or if no R file is found, no program is loaded and the code executes the
non-existing basic program ending with the familiar 0/0 error message.
For the technically inclined ZX81 user, the source listing may provide enough
information to understand how AUTOBASIC works (and modify it as desired:-)
but I have added an additional comments to highlight some of the finer points.
The old ZX81 ROM RESET code was designed for 1/2/16K system memories
and required a RAM test to set the correct value for RAMTOP.
However the new code is designed for expanded memory , with RAMTOP fixed
at 7FFF on reset and the space freed up by nuking the old RAMTEST code
is put to good use for auto running RAMDOS or AUTOBASIC. Like the old
ROM code, the new code sets up the system variables, the display file,
and the value of NEXTLIN but then the new code pushes 0676, the LINERUN
vector, on the STACK and continues with a three way branch to RAMDOS or
AUTOBASIC or the old ZX81 0/0 screen.
The new code tests if the carry flag is set which means the system reboot
was caused by NEW and a direct jump is made to RAMDOS. If the carry flag
is reset it means the system reboot was started from a RESET. If the SHIFT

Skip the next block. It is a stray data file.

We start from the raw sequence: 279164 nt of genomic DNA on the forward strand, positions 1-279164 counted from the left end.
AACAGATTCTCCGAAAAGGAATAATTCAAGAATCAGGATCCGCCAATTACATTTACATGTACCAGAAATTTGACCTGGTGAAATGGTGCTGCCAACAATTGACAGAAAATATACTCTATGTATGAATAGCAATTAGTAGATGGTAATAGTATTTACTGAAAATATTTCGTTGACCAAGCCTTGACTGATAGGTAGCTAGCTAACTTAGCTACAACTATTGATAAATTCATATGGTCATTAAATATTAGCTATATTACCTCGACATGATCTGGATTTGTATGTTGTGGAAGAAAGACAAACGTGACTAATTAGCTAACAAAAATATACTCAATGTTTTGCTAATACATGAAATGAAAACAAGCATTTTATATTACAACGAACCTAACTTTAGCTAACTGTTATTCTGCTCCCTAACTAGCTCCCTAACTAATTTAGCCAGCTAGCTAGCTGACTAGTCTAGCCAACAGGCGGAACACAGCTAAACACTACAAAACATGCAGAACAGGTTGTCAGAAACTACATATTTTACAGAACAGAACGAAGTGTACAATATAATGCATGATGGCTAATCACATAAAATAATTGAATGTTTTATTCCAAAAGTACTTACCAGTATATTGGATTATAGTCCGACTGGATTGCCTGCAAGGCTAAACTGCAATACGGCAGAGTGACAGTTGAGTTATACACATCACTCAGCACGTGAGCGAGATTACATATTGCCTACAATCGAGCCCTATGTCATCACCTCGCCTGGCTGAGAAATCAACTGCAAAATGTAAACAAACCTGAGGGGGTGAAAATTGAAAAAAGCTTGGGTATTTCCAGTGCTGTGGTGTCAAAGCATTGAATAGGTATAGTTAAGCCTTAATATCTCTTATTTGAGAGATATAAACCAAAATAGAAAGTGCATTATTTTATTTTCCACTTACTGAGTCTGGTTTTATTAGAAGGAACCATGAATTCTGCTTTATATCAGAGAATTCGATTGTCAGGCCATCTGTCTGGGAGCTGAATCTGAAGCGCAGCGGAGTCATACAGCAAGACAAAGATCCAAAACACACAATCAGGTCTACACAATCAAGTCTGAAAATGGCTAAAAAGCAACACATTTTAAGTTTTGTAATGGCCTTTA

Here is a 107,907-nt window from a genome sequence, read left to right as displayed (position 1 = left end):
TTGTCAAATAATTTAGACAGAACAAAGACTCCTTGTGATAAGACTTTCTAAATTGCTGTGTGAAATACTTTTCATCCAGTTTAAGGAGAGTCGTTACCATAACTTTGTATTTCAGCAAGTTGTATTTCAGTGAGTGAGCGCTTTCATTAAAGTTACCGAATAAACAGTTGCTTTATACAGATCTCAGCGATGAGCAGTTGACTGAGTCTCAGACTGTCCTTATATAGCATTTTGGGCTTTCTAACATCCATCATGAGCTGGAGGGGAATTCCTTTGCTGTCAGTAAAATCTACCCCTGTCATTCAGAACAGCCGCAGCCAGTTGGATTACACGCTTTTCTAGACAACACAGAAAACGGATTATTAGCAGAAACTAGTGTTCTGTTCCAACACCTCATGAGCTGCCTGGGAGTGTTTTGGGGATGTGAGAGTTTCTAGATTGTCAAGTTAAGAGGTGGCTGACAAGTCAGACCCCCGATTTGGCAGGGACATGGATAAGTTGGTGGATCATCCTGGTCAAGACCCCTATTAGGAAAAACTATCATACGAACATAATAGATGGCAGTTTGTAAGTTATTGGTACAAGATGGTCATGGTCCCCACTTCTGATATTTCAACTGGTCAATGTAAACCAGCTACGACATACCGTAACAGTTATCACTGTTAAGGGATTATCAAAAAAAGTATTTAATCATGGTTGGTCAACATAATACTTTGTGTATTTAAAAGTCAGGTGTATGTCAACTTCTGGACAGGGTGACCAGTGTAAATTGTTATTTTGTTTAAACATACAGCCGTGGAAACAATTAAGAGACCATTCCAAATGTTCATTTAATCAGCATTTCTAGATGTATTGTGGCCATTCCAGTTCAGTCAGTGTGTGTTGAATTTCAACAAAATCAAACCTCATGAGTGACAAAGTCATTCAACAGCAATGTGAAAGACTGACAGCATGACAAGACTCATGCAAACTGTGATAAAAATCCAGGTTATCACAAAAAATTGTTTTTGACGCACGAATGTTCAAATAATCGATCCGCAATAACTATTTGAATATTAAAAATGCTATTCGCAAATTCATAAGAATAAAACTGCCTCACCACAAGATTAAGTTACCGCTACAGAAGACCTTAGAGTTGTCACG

key is held down, AUTOBASIC is skipped and like NEW, the system directly
executes RAMDOS to load a new program.
If no shift key is held down then the new code jumps to a third code
segment at A400 to test if the first file in BANK F has a file type R
indicating it should be loaded into system RAM and executed.
If it finds the R type AUTOBASIC file then the file length (up to 16K)
is loaded into BC and the required space is created between program start
407D and the start of the display file (400C). Finally the R file is
transferred to the newly created program space in system RAM and the
AUTOBASIC code returns via SLOW (02FB) to execute the BASIC program with
LINE RUN code at 0676. This vector was previously PUSHed on the stack and
the address of the first line saved to NEXTLIN. The BASIC interpreter
uses LINERUN to RUN the BASIC program lines. If there is no R file in the
first location in BANK F then no program is transferred and executing the
null BASIC program ends with the familiar ZX81 0/0 error message on screen.
Summarized comments and the source code follow:
The OLD ZX81 ROM is changed at 0000, 0025, and 03C3. The actual AUTOBASIC
code is added to the BASIC OS EXTENSION in EPROM at A400.
1. The old ZX81 ROM code segment at 0000 is slightly modified to load HL
instead of BC with RAMTOP=7FFF. The carry flag is reset with SUB A to
differentiate between NEW and RESET later on. Note the tight space in
this memory area (for the RST routines) required a relative jump to three
spare bytes at 0025 to make the long jump to the next code segment at 03CA.
The code between 0007 and 0025 is unaltered.
;8 BYTES OF ROM CODE AT
;0000 ARE CHANGED JUST TO